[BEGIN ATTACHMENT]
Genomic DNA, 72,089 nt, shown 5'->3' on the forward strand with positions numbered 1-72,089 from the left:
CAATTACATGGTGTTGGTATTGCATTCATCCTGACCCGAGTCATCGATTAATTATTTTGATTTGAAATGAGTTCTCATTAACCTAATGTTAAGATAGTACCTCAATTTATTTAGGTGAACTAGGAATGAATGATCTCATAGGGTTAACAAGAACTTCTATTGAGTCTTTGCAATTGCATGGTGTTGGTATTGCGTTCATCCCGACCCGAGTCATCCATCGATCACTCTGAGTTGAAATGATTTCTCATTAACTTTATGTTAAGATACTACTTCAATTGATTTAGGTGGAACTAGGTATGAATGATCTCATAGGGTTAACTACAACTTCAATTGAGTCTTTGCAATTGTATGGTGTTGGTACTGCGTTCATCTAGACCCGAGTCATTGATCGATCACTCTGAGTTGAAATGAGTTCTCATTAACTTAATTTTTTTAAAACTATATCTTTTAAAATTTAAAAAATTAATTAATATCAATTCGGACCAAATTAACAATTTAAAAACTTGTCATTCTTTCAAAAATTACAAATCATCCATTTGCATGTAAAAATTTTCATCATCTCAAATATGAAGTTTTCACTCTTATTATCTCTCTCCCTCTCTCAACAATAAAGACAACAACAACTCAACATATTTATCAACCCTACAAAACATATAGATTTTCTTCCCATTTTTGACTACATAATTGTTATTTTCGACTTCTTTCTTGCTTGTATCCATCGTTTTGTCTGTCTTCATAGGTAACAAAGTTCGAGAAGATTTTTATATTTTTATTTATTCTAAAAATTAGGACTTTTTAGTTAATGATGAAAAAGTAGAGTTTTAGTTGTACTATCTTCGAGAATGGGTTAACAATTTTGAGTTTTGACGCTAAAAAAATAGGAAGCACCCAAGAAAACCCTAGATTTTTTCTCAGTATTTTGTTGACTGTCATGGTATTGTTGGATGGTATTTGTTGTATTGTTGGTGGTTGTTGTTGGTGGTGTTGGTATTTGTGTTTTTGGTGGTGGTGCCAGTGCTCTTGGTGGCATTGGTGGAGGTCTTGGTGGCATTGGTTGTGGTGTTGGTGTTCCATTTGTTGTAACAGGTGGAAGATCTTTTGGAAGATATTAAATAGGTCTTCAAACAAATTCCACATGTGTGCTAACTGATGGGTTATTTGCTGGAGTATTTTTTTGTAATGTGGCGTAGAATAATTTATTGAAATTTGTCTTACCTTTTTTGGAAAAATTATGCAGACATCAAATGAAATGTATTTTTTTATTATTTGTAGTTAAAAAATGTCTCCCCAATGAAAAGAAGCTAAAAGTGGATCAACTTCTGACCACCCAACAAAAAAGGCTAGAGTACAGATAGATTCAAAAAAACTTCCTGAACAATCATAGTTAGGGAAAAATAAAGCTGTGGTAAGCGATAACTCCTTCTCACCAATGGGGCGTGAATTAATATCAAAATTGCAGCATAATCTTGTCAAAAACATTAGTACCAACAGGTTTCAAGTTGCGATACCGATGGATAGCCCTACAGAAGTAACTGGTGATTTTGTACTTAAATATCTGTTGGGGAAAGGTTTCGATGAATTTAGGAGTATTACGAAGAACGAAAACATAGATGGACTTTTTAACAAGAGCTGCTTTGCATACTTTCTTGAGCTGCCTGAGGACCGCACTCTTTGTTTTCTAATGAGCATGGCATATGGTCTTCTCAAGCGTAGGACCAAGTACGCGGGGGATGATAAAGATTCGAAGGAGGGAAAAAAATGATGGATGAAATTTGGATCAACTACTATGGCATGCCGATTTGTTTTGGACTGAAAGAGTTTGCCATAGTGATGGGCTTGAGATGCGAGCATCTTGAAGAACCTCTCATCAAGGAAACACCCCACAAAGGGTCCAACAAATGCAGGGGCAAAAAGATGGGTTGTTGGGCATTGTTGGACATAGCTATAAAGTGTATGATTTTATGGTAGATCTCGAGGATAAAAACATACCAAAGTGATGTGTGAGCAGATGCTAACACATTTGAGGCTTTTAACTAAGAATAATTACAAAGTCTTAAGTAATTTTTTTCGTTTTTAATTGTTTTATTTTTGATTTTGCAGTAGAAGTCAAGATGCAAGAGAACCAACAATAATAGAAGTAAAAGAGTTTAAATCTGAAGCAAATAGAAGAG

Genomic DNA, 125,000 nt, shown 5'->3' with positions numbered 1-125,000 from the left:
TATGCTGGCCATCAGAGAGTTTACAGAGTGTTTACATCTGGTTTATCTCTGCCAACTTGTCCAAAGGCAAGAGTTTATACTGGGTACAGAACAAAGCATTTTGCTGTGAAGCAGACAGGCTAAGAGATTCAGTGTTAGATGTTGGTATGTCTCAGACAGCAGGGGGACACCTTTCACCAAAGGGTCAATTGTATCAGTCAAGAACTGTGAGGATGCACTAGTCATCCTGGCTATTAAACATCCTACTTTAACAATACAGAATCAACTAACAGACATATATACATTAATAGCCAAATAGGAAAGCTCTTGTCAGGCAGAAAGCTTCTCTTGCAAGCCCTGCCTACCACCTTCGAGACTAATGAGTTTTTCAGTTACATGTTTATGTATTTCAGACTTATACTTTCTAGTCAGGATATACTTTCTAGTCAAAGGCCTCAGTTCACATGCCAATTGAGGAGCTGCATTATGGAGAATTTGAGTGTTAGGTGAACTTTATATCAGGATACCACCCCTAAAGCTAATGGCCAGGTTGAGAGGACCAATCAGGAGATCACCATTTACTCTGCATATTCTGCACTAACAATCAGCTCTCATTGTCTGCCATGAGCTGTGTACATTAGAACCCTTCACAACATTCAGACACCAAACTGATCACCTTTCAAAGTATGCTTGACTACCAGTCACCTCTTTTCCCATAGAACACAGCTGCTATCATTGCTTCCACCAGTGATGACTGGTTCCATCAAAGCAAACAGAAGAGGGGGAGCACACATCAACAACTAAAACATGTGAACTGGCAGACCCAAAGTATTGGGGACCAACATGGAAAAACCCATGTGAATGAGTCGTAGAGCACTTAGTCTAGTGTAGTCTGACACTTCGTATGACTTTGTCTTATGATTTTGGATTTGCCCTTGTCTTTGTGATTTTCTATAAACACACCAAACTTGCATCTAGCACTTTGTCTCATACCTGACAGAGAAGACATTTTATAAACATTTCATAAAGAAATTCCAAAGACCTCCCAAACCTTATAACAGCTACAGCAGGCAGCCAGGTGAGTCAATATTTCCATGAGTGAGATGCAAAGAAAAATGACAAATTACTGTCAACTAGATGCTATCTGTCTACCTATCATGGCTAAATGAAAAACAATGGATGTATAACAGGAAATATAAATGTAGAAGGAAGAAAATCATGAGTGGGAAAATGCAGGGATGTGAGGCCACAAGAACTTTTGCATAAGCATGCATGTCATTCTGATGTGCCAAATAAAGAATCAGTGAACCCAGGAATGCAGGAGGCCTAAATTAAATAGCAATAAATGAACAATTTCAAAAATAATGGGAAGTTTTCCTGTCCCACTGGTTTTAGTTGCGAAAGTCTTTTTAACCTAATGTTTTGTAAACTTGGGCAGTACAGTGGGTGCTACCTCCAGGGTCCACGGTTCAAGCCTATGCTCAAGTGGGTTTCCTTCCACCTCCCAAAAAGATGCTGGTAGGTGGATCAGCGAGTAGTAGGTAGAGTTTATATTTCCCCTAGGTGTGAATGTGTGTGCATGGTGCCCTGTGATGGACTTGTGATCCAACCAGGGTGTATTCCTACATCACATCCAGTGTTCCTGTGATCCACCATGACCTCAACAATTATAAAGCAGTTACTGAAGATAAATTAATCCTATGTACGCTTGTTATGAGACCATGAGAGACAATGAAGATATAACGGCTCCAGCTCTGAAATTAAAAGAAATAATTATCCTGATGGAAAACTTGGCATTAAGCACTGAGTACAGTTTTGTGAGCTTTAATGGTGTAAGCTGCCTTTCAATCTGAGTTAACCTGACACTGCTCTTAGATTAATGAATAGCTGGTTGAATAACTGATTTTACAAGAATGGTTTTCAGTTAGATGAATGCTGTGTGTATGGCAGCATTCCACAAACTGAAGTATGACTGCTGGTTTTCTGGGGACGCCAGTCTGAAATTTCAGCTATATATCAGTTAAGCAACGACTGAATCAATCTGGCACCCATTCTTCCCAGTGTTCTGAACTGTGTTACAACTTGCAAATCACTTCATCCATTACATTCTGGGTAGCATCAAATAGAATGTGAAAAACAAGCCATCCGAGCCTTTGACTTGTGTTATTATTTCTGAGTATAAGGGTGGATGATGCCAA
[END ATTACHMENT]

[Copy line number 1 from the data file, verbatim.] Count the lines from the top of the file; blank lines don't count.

Genomic DNA, 72,089 nt, shown 5'->3' on the forward strand with positions numbered 1-72,089 from the left: